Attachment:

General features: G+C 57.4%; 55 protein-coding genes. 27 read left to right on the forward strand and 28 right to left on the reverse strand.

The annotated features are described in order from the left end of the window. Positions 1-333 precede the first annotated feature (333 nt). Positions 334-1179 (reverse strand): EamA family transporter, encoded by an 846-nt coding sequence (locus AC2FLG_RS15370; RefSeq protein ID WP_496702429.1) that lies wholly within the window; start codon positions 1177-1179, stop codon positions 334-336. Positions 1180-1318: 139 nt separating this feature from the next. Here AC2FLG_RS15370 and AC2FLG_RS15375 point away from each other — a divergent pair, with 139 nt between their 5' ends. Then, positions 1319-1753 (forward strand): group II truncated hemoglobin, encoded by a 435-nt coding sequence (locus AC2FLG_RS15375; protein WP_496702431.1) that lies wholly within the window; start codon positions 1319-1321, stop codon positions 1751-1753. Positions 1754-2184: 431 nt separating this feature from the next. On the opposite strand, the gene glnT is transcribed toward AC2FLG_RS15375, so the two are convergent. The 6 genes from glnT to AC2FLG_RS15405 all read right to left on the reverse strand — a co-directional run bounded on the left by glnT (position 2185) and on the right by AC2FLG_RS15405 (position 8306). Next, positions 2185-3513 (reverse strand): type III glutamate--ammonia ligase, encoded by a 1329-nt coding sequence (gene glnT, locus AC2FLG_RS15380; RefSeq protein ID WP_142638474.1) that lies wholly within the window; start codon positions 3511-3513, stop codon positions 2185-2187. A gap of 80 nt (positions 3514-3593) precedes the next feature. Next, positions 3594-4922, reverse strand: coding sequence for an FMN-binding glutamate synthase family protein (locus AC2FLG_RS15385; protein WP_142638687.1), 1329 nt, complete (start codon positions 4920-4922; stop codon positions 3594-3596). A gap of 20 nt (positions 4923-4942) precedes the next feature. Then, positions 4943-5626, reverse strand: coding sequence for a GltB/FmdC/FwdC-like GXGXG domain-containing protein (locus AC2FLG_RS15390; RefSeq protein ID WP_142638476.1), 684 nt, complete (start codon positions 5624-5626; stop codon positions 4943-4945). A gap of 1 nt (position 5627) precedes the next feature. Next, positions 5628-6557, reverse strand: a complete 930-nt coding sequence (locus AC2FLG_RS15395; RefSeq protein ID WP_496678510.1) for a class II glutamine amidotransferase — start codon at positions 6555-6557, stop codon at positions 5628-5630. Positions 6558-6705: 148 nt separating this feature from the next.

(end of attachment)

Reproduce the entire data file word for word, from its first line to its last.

General features: G+C 57.4%; 55 protein-coding genes. 27 read left to right on the forward strand and 28 right to left on the reverse strand.

The annotated features are described in order from the left end of the window. Positions 1-333 precede the first annotated feature (333 nt). Positions 334-1179 (reverse strand): EamA family transporter, encoded by an 846-nt coding sequence (locus AC2FLG_RS15370; RefSeq protein ID WP_496702429.1) that lies wholly within the window; start codon positions 1177-1179, stop codon positions 334-336. Positions 1180-1318: 139 nt separating this feature from the next. Here AC2FLG_RS15370 and AC2FLG_RS15375 point away from each other — a divergent pair, with 139 nt between their 5' ends. Then, positions 1319-1753 (forward strand): group II truncated hemoglobin, encoded by a 435-nt coding sequence (locus AC2FLG_RS15375; protein WP_496702431.1) that lies wholly within the window; start codon positions 1319-1321, stop codon positions 1751-1753. Positions 1754-2184: 431 nt separating this feature from the next. On the opposite strand, the gene glnT is transcribed toward AC2FLG_RS15375, so the two are convergent. The 6 genes from glnT to AC2FLG_RS15405 all read right to left on the reverse strand — a co-directional run bounded on the left by glnT (position 2185) and on the right by AC2FLG_RS15405 (position 8306). Next, positions 2185-3513 (reverse strand): type III glutamate--ammonia ligase, encoded by a 1329-nt coding sequence (gene glnT, locus AC2FLG_RS15380; RefSeq protein ID WP_142638474.1) that lies wholly within the window; start codon positions 3511-3513, stop codon positions 2185-2187. A gap of 80 nt (positions 3514-3593) precedes the next feature. Next, positions 3594-4922, reverse strand: coding sequence for an FMN-binding glutamate synthase family protein (locus AC2FLG_RS15385; protein WP_142638687.1), 1329 nt, complete (start codon positions 4920-4922; stop codon positions 3594-3596). A gap of 20 nt (positions 4923-4942) precedes the next feature. Then, positions 4943-5626, reverse strand: coding sequence for a GltB/FmdC/FwdC-like GXGXG domain-containing protein (locus AC2FLG_RS15390; RefSeq protein ID WP_142638476.1), 684 nt, complete (start codon positions 5624-5626; stop codon positions 4943-4945). A gap of 1 nt (position 5627) precedes the next feature. Next, positions 5628-6557, reverse strand: a complete 930-nt coding sequence (locus AC2FLG_RS15395; RefSeq protein ID WP_496678510.1) for a class II glutamine amidotransferase — start codon at positions 6555-6557, stop codon at positions 5628-5630. Positions 6558-6705: 148 nt separating this feature from the next.